While nearly 90% of colorectal cancer cases occur in people over the age of 50, more than ever before, adults under age 50 are dying from CRC, according to a study published in the Aug. 2017 Journal of the American Medical Association.
Since the mid 1990’s the number of new cases of colorectal cancer (CRC) have been increasing among adults under 55 years old. Of those 20-54-year-old patients, mortality rates initially declined between 1970 and 2004, but took a turn and have been steadily rising every year between 2004-2014.
Initially, researchers believed that an increase in the number of people receiving colonoscopies was responsible for the incline in cases over this ten-year period. However new research indicates that indeed there is an increase in the number of cases of CRC in the under 55 population.
If more people were receiving colonoscopies, it’s likely that more cases of colorectal cancer would be detected. However, the amount of deaths due to colorectal cancer would stay the same, or possibly even decline.
The reality is quite the opposite.
Death rates are increasing among a vulnerable population who aren’t necessarily on the radar for routine screening due to their age. Because screening doesn’t typically begin until age 50 due to evidence-based guidelines, many young adults are being overlooked.
The Racial Gap
This research also highlights the discrepancies that exist amongst race. Recent findings indicate that cases of colorectal cancer among African Americans under 50 have actually declined; the incline in cases are occurring predominantly in whites under 50.
While this information provides a descriptive narrative for young adults, it’s important to understand that the clinical guidelines provided by the U.S. Preventive Services Task Force still show that minorities such as African Americans and Hispanics face a disproportionate burden for colorectal cancer in the over 50 population.
Is obesity to blame for this phenomenon occurring in young adults? Possibly. But only to an extent. Diet inevitably affects health outcomes; however, obesity cannot solely be at fault considering both races have similar propensities for obesity, yet increases in colorectal cancer under 50 are predominantly occurring among the white population. Additionally, not everyone who is diagnosed at a young age is obese.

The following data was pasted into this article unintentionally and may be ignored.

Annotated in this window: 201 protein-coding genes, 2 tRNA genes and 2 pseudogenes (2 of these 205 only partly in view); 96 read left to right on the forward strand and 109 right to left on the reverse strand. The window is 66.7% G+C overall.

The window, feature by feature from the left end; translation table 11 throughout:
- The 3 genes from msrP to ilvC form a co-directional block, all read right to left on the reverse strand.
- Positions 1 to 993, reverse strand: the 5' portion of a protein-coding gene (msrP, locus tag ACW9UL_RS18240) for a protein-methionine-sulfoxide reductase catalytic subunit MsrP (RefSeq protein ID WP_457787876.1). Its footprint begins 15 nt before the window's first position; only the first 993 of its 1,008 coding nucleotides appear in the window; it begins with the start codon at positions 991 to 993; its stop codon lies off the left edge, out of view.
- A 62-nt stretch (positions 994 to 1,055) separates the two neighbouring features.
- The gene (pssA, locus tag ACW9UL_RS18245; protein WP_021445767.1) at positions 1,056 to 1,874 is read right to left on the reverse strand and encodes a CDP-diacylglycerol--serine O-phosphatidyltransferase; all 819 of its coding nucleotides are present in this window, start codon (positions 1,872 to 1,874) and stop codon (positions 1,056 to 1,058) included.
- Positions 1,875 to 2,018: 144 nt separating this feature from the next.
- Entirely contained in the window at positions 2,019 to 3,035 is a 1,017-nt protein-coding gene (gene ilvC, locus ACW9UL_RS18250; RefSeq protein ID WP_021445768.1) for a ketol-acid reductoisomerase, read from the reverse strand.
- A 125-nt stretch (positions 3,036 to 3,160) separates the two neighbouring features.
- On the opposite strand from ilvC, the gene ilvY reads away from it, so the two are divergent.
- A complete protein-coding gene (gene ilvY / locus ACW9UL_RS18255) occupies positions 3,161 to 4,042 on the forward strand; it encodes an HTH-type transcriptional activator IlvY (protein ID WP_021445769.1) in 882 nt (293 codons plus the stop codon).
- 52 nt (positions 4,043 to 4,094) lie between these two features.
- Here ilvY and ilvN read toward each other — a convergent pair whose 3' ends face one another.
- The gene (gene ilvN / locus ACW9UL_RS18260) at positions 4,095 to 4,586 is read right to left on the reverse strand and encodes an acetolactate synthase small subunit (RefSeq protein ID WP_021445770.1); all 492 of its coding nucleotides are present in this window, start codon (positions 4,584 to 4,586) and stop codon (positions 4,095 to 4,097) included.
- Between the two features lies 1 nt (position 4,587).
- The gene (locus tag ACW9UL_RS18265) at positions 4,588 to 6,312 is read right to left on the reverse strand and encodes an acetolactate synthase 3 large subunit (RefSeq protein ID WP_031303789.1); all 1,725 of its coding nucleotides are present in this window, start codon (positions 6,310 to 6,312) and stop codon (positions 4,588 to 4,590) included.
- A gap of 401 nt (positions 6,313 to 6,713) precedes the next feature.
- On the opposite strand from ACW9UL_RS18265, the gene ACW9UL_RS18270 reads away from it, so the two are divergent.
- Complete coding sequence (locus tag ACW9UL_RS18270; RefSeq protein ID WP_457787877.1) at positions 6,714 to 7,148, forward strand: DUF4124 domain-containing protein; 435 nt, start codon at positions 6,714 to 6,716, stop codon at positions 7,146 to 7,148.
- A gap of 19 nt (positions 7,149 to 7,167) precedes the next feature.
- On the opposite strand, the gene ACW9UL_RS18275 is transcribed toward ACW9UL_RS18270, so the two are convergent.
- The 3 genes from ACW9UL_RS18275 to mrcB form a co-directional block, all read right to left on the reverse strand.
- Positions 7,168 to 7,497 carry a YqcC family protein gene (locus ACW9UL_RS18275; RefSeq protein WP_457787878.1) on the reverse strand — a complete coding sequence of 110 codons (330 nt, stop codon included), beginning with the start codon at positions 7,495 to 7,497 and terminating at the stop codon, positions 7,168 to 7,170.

What can be done?
Despite novel advances in treatment and technology, these innovations alone can’t curb the steady rise of colorectal cancer cases among young adults.
A debate exists whether it’s worth it to begin screening at an earlier age, considering risk factors and barriers that come with medical procedures such as the risk of perforation, taking off work, etc.
The biggest issue, according to those in the field, is that no one knows why the number of cases in young adults is on the rise.
According to Brian, a young CRC survivor,
“It’s concerning that cancer rates in the under 50 population are rising and researchers don’t know why. Six years ago, I was diagnosed with stage I colon cancer at age 30. After five clear colonoscopies over the past five years, I just learned a polyp I recently had removed during my routine annual scope was a pre-cancerous tubular adenoma. It’s hard news to hear, but annual colonoscopies have literally saved my life. I so strongly encourage anyone with symptoms to get screened. Your life could be the next one saved.”
Currently, Fight Colorectal Cancer is working hard to understand the under 50 phenomenon. Efforts are in place to determine if the current screening guidelines are still applicable, and if not, to bring in evidence-based practices to support changes in screening.
Additionally, Fight CRC utilizes passionate research advocates to collaborate and push for further research across the scientific community.
While the majority of CRC cases are still occurring in the over 50 population, these statistics provide a frightening outlook for young adults, specifically those who are white. Screening needs to take place starting at age 50 or at age 45 for African Americans, or earlier if symptoms or family history are present.
Research is now telling us that this is no longer a disease that only affects older populations; early education and detection starting at age 50 is crucial to halting the phenomenon now targeting young adults.
For more information:
Washington Post: Mortality Rates are Rising for Colon Cancer but only White Americans